This is an area that needs to be questioned as a number of gold exporters use gold jewellery exports as a way to get around the requirements of refining locally before export or the requirement of a gold export licence which is often not allowed or approved easily.
Spencer Campbell SE Asia Consulting…
The export of Gold doré is often restricted in order to promote local refining and to prevent illegal mining and trading of precious metals. However, some gold traders attempt to get around these export restrictions by turning Gold doré into gold jewellery for export purposes. This practice has negative impacts on both the environment and local communities.
Firstly, the process of refining Gold doré into jewellery often requires the use of toxic chemicals, such as cyanide, which can have detrimental effects on the environment and the health of workers. In addition, the high demand for gold jewellery can lead to increased mining activity, causing deforestation, soil erosion, and water pollution. This can have significant negative impacts on local communities, particularly those who rely on these resources for their livelihoods.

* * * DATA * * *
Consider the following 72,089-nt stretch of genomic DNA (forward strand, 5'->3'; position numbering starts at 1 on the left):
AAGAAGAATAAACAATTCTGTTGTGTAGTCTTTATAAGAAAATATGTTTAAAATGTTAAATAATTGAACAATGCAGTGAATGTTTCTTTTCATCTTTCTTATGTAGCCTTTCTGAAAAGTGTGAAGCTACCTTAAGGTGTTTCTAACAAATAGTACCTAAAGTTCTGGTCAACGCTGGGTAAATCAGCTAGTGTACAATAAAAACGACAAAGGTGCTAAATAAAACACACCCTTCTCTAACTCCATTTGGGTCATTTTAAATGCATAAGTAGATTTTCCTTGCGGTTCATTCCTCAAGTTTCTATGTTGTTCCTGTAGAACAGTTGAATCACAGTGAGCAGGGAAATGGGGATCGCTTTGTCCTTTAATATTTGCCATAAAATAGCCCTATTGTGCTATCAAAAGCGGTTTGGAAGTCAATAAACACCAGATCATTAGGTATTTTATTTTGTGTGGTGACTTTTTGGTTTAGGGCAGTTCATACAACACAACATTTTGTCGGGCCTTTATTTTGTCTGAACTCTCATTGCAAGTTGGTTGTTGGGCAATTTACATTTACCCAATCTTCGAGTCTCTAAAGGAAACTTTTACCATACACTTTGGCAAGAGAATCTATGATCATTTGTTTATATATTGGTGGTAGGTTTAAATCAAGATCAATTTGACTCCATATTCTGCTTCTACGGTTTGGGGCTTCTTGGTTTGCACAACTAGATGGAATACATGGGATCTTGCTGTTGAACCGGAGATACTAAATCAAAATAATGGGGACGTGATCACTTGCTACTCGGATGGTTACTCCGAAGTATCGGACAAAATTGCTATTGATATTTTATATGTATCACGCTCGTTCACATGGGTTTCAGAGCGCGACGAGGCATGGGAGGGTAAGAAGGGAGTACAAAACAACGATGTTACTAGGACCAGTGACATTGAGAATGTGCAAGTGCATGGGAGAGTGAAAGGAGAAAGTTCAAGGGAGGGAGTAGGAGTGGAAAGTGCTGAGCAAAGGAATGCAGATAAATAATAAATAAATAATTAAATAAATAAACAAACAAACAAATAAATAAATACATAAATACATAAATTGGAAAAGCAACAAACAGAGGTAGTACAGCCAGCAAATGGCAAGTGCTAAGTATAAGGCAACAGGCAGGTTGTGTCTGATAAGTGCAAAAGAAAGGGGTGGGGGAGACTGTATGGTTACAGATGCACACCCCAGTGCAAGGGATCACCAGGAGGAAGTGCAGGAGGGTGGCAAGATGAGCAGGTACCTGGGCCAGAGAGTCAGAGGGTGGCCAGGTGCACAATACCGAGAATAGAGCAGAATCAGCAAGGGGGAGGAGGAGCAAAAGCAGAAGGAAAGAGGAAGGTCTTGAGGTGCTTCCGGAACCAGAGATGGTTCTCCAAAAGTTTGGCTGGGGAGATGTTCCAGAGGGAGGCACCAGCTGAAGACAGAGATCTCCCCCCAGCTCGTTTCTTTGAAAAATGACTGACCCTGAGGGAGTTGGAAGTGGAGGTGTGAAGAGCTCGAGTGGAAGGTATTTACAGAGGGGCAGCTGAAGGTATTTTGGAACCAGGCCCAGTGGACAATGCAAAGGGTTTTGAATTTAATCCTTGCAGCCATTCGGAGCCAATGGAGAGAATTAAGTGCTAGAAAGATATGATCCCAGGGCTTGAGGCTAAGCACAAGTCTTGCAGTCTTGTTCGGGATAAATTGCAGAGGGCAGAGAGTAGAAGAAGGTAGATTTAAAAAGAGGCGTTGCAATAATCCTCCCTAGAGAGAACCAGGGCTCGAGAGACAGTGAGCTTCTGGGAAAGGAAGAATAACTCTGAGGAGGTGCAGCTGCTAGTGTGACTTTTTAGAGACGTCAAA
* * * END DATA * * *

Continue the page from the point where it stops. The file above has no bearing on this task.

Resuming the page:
Furthermore, the legality of turning Gold doré into jewellery for the purpose of exporting in order to get around export bans is questionable. This practice may violate international trade laws and regulations, particularly those related to illegal mining and trading of precious metals. The use of loopholes in export restrictions also undermines the efforts of governments to promote local refining and reduce illegal mining and trading.
Turning Gold doré into gold jewellery for the purpose of exporting to get around export bans may have negative impacts on the environment and local communities, as well as being of questionable legality. It is important for governments and industry players to work together to promote responsible and sustainable mining and trading practices in the gold industry, while also protecting the rights and wellbeing of local communities and the environment.